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Correlaciones entre hermanos y movilidad social en América Latina

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  • Alejandro Gaviria
  • Momi Dahan

Abstract

(Disponible en idioma inglés únicamente) En este trabajo se cuantifica la movilidad social observando la medida en la que los antecedentes familiares determinan el éxito socioeconómico. En términos generales, la movilidad social se puede medir por medio de dos tipos distintos de correlaciones: intergeneracionales y entre hermanos.

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Bibliographic Info

Paper provided by Inter-American Development Bank, Research Department in its series Research Department Publications with number 4163.

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Date of creation: Feb 1999
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Handle: RePEc:idb:wpaper:4163

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  1. Nancy Birdsall & Jere R. Behrman & Miguel Székely, 1998. "Intergenerational Schooling Mobility and Macro Conditions and Schooling Policies in Latin America," Research Department Publications 4144, Inter-American Development Bank, Research Department.
  2. Raquel Fernandez & Richard Rogerson, 1992. "Income Distribution, Communities and the Quality of Public Education: A Policy Analysis," NBER Working Papers 4158, National Bureau of Economic Research, Inc.
  3. Cutler, David M & Glaeser, Edward L, 1997. "Are Ghettos Good or Bad?," The Quarterly Journal of Economics, MIT Press, vol. 112(3), pages 827-72, August.
  4. Momi Dahan & Alejandro Gaviria, 1998. "Parental Actions and Siblings' Inequality," IDB Publications 6448, Inter-American Development Bank.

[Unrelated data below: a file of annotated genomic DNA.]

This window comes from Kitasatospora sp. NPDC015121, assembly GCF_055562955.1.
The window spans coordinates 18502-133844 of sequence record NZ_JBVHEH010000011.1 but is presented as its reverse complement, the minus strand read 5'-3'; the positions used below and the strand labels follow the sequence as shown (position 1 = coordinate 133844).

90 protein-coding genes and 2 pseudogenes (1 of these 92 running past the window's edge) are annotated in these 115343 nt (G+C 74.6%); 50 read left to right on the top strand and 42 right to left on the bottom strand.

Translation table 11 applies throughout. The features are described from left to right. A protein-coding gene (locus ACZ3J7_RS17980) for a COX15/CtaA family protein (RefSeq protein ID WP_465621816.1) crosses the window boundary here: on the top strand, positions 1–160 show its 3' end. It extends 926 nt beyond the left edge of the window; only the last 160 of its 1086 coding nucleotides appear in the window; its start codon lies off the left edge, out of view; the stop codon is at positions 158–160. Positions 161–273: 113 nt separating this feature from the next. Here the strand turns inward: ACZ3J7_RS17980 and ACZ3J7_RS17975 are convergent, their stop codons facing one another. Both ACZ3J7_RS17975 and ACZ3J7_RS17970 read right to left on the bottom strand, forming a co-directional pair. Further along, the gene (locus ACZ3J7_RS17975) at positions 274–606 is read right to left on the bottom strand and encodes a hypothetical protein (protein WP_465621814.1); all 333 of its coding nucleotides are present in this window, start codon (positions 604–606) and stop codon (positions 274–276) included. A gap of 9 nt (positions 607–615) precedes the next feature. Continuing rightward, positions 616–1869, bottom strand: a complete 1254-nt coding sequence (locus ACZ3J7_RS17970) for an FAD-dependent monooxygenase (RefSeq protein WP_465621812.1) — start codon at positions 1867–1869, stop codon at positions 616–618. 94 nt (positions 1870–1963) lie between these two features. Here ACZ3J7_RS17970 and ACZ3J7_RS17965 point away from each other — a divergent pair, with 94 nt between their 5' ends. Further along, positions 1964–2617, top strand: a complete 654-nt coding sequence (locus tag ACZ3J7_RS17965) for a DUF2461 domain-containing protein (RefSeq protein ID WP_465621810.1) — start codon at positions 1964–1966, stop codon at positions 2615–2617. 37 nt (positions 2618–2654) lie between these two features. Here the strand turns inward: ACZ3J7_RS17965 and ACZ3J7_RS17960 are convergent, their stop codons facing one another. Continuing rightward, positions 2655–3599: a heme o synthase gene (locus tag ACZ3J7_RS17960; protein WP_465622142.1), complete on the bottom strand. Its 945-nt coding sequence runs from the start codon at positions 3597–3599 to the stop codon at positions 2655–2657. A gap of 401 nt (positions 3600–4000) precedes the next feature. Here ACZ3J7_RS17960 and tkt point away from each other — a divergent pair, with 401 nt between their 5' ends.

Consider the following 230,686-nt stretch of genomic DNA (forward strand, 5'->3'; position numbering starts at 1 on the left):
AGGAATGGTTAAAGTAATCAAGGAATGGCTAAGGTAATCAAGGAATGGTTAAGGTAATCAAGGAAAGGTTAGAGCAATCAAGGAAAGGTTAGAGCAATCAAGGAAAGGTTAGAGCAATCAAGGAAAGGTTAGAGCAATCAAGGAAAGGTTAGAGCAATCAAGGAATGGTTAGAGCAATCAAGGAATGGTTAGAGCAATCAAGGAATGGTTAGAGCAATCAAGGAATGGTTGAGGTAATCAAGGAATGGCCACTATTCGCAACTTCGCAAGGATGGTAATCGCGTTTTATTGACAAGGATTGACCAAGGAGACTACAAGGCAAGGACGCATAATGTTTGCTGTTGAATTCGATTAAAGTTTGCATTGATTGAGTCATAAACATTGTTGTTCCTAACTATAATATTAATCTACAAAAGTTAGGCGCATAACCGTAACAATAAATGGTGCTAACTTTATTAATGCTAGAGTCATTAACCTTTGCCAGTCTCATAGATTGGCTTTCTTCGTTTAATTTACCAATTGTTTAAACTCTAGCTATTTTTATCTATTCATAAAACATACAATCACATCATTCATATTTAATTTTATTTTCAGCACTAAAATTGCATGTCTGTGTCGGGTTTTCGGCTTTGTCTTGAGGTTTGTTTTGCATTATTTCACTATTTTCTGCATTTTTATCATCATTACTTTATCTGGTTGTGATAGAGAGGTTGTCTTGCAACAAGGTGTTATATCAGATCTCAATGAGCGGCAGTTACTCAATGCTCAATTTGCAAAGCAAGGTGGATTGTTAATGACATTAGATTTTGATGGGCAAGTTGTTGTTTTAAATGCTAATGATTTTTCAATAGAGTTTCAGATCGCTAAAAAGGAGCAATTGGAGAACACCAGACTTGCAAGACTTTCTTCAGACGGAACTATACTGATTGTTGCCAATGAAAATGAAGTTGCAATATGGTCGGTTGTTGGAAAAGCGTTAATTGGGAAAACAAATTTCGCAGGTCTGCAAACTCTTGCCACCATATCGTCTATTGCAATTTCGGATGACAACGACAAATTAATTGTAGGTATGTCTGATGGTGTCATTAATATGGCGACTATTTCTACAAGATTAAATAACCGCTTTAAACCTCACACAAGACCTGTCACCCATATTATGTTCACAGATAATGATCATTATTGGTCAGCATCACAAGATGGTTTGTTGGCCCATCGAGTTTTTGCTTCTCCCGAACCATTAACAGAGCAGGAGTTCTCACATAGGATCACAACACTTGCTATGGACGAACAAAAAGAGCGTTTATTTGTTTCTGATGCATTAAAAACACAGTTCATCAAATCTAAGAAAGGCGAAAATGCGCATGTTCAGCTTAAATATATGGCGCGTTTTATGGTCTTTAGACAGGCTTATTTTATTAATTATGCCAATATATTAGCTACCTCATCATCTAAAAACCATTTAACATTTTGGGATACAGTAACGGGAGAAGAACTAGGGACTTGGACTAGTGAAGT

5. Kremer, M., 1996. "How Much Does Sorting Increase Inequality?," Working papers 96-18, Massachusetts Institute of Technology (MIT), Department of Economics.
  6. Maoz, Yishay D & Moav, Omer, 1999. "Intergenerational Mobility and the Process of Development," Economic Journal, Royal Economic Society, vol. 109(458), pages 677-97, October.
  7. Galor, O. & Tsiddon, D., 1996. "Technological Progress, Mobility and Economic Growth," Papers 13-96, Tel Aviv.
  8. Lam, David & Schoeni, Robert F, 1993. "Effects of Family Background on Earnings and Returns to Schooling: Evidence from Brazil," Journal of Political Economy, University of Chicago Press, vol. 101(4), pages 710-40, August.
  9. Solon, Gary, 1999. "Intergenerational mobility in the labor market," Handbook of Labor Economics, in: O. Ashenfelter & D. Card (ed.), Handbook of Labor Economics, edition 1, volume 3, chapter 29, pages 1761-1800 Elsevier.
  10. Filmer, Deon & Pritchett, Lant, 1998. "The effect of household wealth on educational attainment : demographic and health survey evidence," Policy Research Working Paper Series 1980, The World Bank.
  11. Suzanne Duryea & Miguel Székely, 1998. "Labor Markets in Latin America: A Supply-Side Story," Research Department Publications 4120, Inter-American Development Bank, Research Department.
  12. Gary S. Becker & Nigel Tomes, 1976. "Child Endowments, and the Quantity and Quality of Children," NBER Working Papers 0123, National Bureau of Economic Research, Inc.
  13. Bjorklund, Anders & Jantti, Markus, 1997. "Intergenerational Income Mobility in Sweden Compared to the United States," American Economic Review, American Economic Association, vol. 87(5), pages 1009-18, December.
  14. Michael Kremer & Eric Maskin, 1996. "Wage Inequality and Segregation by Skill," NBER Working Papers 5718, National Bureau of Economic Research, Inc.
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